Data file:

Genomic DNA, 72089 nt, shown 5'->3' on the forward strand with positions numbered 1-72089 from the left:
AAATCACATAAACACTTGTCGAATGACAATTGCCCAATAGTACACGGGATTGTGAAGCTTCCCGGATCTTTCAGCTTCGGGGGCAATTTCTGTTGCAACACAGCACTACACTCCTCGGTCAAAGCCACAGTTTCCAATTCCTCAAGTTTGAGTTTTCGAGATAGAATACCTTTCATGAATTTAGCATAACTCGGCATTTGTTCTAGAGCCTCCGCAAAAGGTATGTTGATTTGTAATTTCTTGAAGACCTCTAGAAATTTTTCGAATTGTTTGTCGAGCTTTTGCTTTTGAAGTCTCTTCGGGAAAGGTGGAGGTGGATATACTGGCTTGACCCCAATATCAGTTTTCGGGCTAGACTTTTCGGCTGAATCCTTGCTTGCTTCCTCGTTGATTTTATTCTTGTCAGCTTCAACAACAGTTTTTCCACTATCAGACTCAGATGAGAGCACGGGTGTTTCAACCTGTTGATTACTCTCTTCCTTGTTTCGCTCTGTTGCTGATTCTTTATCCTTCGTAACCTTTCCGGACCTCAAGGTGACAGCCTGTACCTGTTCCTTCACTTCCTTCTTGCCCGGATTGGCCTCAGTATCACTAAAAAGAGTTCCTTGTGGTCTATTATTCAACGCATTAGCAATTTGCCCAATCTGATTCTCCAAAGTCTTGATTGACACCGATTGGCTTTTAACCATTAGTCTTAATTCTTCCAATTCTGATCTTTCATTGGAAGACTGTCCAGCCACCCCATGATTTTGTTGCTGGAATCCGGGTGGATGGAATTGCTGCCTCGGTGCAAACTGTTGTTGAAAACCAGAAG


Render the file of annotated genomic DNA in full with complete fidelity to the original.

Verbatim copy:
Genomic DNA, 72089 nt, shown 5'->3' on the forward strand with positions numbered 1-72089 from the left:
AAATCACATAAACACTTGTCGAATGACAATTGCCCAATAGTACACGGGATTGTGAAGCTTCCCGGATCTTTCAGCTTCGGGGGCAATTTCTGTTGCAACACAGCACTACACTCCTCGGTCAAAGCCACAGTTTCCAATTCCTCAAGTTTGAGTTTTCGAGATAGAATACCTTTCATGAATTTAGCATAACTCGGCATTTGTTCTAGAGCCTCCGCAAAAGGTATGTTGATTTGTAATTTCTTGAAGACCTCTAGAAATTTTTCGAATTGTTTGTCGAGCTTTTGCTTTTGAAGTCTCTTCGGGAAAGGTGGAGGTGGATATACTGGCTTGACCCCAATATCAGTTTTCGGGCTAGACTTTTCGGCTGAATCCTTGCTTGCTTCCTCGTTGATTTTATTCTTGTCAGCTTCAACAACAGTTTTTCCACTATCAGACTCAGATGAGAGCACGGGTGTTTCAACCTGTTGATTACTCTCTTCCTTGTTTCGCTCTGTTGCTGATTCTTTATCCTTCGTAACCTTTCCGGACCTCAAGGTGACAGCCTGTACCTGTTCCTTCACTTCCTTCTTGCCCGGATTGGCCTCAGTATCACTAAAAAGAGTTCCTTGTGGTCTATTATTCAACGCATTAGCAATTTGCCCAATCTGATTCTCCAAAGTCTTGATTGACACCGATTGGCTTTTAACCATTAGTCTTAATTCTTCCAATTCTGATCTTTCATTGGAAGACTGTCCAGCCACCCCATGATTTTGTTGCTGGAATCCGGGTGGATGGAATTGCTGCCTCGGTGCAAACTGTTGTTGAAAACCAGAAG